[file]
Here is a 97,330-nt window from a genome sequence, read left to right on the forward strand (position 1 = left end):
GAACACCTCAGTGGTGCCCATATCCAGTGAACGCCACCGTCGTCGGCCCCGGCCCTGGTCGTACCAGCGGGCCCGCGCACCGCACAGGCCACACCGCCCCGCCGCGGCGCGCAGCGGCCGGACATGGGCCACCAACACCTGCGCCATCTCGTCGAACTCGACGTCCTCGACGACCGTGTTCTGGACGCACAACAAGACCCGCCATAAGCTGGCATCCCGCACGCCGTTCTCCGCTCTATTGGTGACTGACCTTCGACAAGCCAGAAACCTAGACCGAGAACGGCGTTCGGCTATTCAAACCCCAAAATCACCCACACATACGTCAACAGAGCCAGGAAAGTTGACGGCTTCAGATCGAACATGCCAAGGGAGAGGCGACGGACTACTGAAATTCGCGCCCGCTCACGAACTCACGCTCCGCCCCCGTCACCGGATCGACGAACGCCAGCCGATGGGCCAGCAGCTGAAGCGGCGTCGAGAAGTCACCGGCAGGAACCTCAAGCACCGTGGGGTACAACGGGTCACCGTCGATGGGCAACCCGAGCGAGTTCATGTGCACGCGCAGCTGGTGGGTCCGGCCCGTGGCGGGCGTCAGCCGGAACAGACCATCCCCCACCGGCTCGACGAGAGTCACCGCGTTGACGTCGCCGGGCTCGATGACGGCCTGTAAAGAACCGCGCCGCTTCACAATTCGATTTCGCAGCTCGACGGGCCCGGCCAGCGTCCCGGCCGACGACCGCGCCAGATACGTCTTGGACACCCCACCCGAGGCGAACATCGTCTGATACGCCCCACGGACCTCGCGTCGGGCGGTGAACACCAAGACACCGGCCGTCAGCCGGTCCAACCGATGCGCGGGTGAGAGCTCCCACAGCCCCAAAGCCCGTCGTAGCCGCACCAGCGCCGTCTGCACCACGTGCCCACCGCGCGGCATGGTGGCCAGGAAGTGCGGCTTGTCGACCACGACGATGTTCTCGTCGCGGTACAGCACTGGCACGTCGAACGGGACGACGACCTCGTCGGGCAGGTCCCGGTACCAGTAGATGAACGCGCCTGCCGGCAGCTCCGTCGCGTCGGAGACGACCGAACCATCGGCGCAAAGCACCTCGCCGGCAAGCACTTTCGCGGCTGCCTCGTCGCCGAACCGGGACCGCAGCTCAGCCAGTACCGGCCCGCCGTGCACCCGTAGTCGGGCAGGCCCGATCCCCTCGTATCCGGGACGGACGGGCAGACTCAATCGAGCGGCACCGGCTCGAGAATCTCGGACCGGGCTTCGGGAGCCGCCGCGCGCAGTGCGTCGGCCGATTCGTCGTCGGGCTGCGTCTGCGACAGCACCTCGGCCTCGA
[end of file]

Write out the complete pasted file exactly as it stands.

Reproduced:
Here is a 97,330-nt window from a genome sequence, read left to right on the forward strand (position 1 = left end):
GAACACCTCAGTGGTGCCCATATCCAGTGAACGCCACCGTCGTCGGCCCCGGCCCTGGTCGTACCAGCGGGCCCGCGCACCGCACAGGCCACACCGCCCCGCCGCGGCGCGCAGCGGCCGGACATGGGCCACCAACACCTGCGCCATCTCGTCGAACTCGACGTCCTCGACGACCGTGTTCTGGACGCACAACAAGACCCGCCATAAGCTGGCATCCCGCACGCCGTTCTCCGCTCTATTGGTGACTGACCTTCGACAAGCCAGAAACCTAGACCGAGAACGGCGTTCGGCTATTCAAACCCCAAAATCACCCACACATACGTCAACAGAGCCAGGAAAGTTGACGGCTTCAGATCGAACATGCCAAGGGAGAGGCGACGGACTACTGAAATTCGCGCCCGCTCACGAACTCACGCTCCGCCCCCGTCACCGGATCGACGAACGCCAGCCGATGGGCCAGCAGCTGAAGCGGCGTCGAGAAGTCACCGGCAGGAACCTCAAGCACCGTGGGGTACAACGGGTCACCGTCGATGGGCAACCCGAGCGAGTTCATGTGCACGCGCAGCTGGTGGGTCCGGCCCGTGGCGGGCGTCAGCCGGAACAGACCATCCCCCACCGGCTCGACGAGAGTCACCGCGTTGACGTCGCCGGGCTCGATGACGGCCTGTAAAGAACCGCGCCGCTTCACAATTCGATTTCGCAGCTCGACGGGCCCGGCCAGCGTCCCGGCCGACGACCGCGCCAGATACGTCTTGGACACCCCACCCGAGGCGAACATCGTCTGATACGCCCCACGGACCTCGCGTCGGGCGGTGAACACCAAGACACCGGCCGTCAGCCGGTCCAACCGATGCGCGGGTGAGAGCTCCCACAGCCCCAAAGCCCGTCGTAGCCGCACCAGCGCCGTCTGCACCACGTGCCCACCGCGCGGCATGGTGGCCAGGAAGTGCGGCTTGTCGACCACGACGATGTTCTCGTCGCGGTACAGCACTGGCACGTCGAACGGGACGACGACCTCGTCGGGCAGGTCCCGGTACCAGTAGATGAACGCGCCTGCCGGCAGCTCCGTCGCGTCGGAGACGACCGAACCATCGGCGCAAAGCACCTCGCCGGCAAGCACTTTCGCGGCTGCCTCGTCGCCGAACCGGGACCGCAGCTCAGCCAGTACCGGCCCGCCGTGCACCCGTAGTCGGGCAGGCCCGATCCCCTCGTATCCGGGACGGACGGGCAGACTCAATCGAGCGGCACCGGCTCGAGAATCTCGGACCGGGCTTCGGGAGCCGCCGCGCGCAGTGCGTCGGCCGATTCGTCGTCGGGCTGCGTCTGCGACAGCACCTCGGCCTCGA